For the last 50 years, large food corporations set the agenda on what kind of products end up on supermarket shelves and in the kitchen pantry for millions of people. Trans-fats, preservatives, processed edibles of all kinds were introduced not to respond to consumer demand, but to provide longer shelf life for food suppliers. Today, a small chain of grocers called Hannaford is reversing the tide, with a nutrition system that gives consumers a quick, non-biased rating of the healthiness of the foods they purchase. Their "Guiding Stars" nutrition system has led to consumer groups hailing them as "heroes," and has put big food companies against the ropes for selling "health-conscious" foods that don't deliver what they promise.
Hannaford began the Guiding Stars effort to help consumers navigate the aisles for healthy products, much like travelers used stars in the past to guide their travels. Using a mathematical formula that scored food on positive traits (vitamins and minerals, fiber and whole grains) as well as negative (trans-fats, saturated fat, cholesterol, added sodium and sugars), Hannaford's team of nutritionists devised a three-star system to rate their products. Products were given one star (good nutritional value), two stars (better nutritional value) or three (best nutritional value). Of the 27,000 products surveyed, a surprising 77 percent of them received zero stars; among them were foods that are advertised as being good for you.
Companies like Campbell's were quick to defend themselves when products in their Healthy Request line of soup received zero stars. "We don't like the idea that there are good and bad foods out there," said John Faulkner, director of brand communication at Campbell Soup Company in The New York Times. Calling the Guiding Stars an "arbitrary grading system," he insisted that his company's soup aligned with the government's definition of healthy food. A. Elizabeth Sloan, president of Sloan Trends, also commented that it was unrealistic for the manufacturers to remove all the fat, sugar and salt because nobody would buy the result. "Look at all those super-duper healthy products that are in those healthy food stores. They don't taste good."
Marion Nestle, food guru and a professor of nutrition at New York University, feels that the abysmal marks given by Hannaford reveal "what happens when an independent group sets the criteria." As evidence of the system's lack of bias, most of Hannaford's own store-branded products received no stars. Nestle told Adbusters that while Hannaford's system is difficult to know because the company has not made the criteria public, she supports the store's initiative. "I like the Guiding Stars idea in principle," she commented, "and I think it could be really useful particularly because the criteria – whatever they are – must be really strict. I am most curious to know whether the system encourages healthier choices." Nestle will be meeting with a member of Hannaford later this year to discuss the results of their program.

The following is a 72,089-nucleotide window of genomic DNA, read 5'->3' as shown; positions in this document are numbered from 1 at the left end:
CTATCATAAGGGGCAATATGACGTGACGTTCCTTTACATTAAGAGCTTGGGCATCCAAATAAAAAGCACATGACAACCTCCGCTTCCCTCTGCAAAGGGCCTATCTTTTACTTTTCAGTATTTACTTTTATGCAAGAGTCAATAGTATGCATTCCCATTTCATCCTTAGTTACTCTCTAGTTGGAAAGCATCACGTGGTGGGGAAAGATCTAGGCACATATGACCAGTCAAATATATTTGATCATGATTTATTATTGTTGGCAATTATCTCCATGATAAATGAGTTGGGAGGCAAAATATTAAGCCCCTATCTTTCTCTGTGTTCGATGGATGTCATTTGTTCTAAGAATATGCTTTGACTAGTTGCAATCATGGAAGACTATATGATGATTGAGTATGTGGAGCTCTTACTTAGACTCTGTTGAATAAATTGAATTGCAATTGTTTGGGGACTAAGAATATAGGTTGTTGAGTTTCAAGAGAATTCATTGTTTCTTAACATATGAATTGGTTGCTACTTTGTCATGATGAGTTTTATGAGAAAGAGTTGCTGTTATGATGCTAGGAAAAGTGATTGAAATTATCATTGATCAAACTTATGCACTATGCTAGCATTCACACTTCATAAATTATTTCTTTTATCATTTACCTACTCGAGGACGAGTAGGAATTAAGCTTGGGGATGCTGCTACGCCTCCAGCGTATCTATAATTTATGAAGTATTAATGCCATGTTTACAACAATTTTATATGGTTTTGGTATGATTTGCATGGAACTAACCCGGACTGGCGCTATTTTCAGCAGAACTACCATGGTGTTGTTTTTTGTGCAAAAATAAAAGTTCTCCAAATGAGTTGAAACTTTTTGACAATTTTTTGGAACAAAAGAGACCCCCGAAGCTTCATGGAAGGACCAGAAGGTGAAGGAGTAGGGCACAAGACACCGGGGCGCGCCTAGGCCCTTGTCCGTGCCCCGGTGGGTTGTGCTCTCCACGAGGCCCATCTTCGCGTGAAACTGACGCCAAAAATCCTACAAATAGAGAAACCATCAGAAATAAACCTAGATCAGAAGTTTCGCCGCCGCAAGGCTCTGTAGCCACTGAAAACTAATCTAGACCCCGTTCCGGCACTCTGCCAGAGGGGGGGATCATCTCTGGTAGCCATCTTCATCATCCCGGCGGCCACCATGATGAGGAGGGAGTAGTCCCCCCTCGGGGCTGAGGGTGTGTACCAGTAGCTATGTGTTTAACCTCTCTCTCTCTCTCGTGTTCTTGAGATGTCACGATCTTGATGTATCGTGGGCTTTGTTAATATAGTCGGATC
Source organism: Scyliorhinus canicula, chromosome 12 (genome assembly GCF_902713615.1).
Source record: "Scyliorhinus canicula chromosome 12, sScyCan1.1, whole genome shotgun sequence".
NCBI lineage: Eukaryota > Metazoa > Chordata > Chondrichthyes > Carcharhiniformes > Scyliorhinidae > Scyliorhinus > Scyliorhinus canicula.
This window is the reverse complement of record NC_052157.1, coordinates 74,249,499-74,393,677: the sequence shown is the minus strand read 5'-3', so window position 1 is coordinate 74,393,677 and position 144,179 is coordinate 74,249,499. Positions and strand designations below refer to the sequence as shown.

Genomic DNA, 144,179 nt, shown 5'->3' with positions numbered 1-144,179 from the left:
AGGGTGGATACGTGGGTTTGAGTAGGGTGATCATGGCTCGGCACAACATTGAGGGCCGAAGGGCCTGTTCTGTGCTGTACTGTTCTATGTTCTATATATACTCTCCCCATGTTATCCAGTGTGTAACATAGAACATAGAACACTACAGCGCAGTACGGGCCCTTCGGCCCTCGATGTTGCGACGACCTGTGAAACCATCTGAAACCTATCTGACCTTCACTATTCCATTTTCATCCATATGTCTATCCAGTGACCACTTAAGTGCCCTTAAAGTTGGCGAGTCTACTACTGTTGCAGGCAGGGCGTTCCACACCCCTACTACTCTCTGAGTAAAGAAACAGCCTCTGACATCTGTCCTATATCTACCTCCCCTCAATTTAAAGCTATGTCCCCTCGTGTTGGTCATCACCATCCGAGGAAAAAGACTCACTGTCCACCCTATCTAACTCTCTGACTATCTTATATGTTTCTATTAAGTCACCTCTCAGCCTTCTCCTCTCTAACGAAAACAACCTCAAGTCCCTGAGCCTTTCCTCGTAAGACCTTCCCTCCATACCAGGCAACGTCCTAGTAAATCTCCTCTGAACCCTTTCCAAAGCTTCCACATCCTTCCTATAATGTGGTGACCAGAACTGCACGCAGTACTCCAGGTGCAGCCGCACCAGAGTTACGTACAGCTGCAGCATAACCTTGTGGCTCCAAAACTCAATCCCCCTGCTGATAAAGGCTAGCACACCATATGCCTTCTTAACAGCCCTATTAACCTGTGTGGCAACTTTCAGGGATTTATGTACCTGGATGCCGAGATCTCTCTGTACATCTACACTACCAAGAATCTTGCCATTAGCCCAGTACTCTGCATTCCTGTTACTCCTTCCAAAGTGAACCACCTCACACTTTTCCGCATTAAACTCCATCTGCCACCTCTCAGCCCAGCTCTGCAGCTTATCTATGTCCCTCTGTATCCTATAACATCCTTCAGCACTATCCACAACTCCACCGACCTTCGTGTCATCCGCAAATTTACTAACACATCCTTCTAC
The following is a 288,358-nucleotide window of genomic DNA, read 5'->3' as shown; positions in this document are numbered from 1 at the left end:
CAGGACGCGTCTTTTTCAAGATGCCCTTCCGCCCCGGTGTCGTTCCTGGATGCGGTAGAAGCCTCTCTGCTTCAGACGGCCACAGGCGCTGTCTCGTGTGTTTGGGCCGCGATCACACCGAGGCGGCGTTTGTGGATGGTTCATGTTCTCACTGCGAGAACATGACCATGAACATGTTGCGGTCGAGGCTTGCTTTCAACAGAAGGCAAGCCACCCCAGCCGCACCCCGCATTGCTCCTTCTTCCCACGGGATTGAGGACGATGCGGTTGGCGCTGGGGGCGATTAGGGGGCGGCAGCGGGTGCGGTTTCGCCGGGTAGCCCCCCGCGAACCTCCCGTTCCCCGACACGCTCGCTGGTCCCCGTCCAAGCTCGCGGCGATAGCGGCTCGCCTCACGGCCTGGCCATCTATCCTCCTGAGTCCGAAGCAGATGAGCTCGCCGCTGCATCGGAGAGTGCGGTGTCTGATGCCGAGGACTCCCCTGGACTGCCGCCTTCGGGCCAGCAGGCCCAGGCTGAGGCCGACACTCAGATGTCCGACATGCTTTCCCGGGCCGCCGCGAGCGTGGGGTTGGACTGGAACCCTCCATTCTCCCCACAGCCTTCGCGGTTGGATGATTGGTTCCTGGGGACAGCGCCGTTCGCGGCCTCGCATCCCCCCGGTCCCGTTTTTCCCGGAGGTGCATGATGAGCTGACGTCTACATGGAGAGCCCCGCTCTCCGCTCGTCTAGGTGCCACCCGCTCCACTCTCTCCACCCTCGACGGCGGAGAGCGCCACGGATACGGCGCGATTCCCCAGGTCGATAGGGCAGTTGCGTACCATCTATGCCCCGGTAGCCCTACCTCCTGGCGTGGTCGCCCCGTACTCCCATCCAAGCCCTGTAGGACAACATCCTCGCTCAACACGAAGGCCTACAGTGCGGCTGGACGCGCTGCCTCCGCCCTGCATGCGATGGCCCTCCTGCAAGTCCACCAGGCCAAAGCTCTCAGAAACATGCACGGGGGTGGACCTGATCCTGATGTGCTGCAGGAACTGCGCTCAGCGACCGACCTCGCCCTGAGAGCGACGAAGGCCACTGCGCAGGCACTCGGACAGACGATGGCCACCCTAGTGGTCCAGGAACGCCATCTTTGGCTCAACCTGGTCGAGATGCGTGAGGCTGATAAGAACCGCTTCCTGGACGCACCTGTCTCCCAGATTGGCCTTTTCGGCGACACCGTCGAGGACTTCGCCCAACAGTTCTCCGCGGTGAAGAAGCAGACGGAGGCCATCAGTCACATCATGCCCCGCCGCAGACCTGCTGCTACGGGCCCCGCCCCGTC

The publicity generated by the Guiding Stars is putting the heat on other distributors to label the health value of their products. Already, with the move toward local and organic food, consumer demand has swayed big food distributors to providing better food for the masses. Several companies, including Wegman's, Kroger and heb have started their own versions of this type of program, albeit with different guidelines. Even if you don't shop at one of the 150 Hannaford grocery stores in the us, it may not be long before every store boasts a similar system – completely independent of influence from manufacturers – that helps people distinguish the real healthy foods from those that only claim healthiness on the label. With the Hannaford Guiding Stars lighting the way, consumers are already on the path toward taking back control of what they eat.
The Hannaford Brothers supermarket chain developed a formula based on 21 measures, from calcium to fat to sodium, to rate the nutritional value of 27,000 products. Three stars are awarded to its healthiest products and zero to products that did not meet certain standards. Almost eighty percent of the products rated did not receive any stars.
The clear winners: fresh fruit and vegetables. All received three stars.
Other high scorers included pasta (88 percent of the products reviewed earned stars), cereals (55 percent) and seafood – 43 percent of those items snagged at least one star, and salmon earned three. By comparison, the high sodium content of canned soup meant that just 12 percent of the rated items earned one star or more. About a quarter of meat products got at least a single star; boneless, skinless chicken breasts won three.
Soft drinks received no stars. Bakery products also didn't fare well: just seven percent earned even one star. Cookies, cakes and pies had too much added fat and sugar and not enough fiber. Bread often scored too high on sodium to earn any stars.
In the dairy case, skim milk earned three stars, whole milk got none (due to its fat content) while one percent milk snagged two stars. Nonfat, plain yogurt also earned three stars, but most other yogurt received none because of too much added sugar. Eggs went unstarred, although egg substitutes, which are low in cholesterol, often earned a star or more. Margarine was not rated, but it may be assessed in the second phase of the program. Butter earned no stars.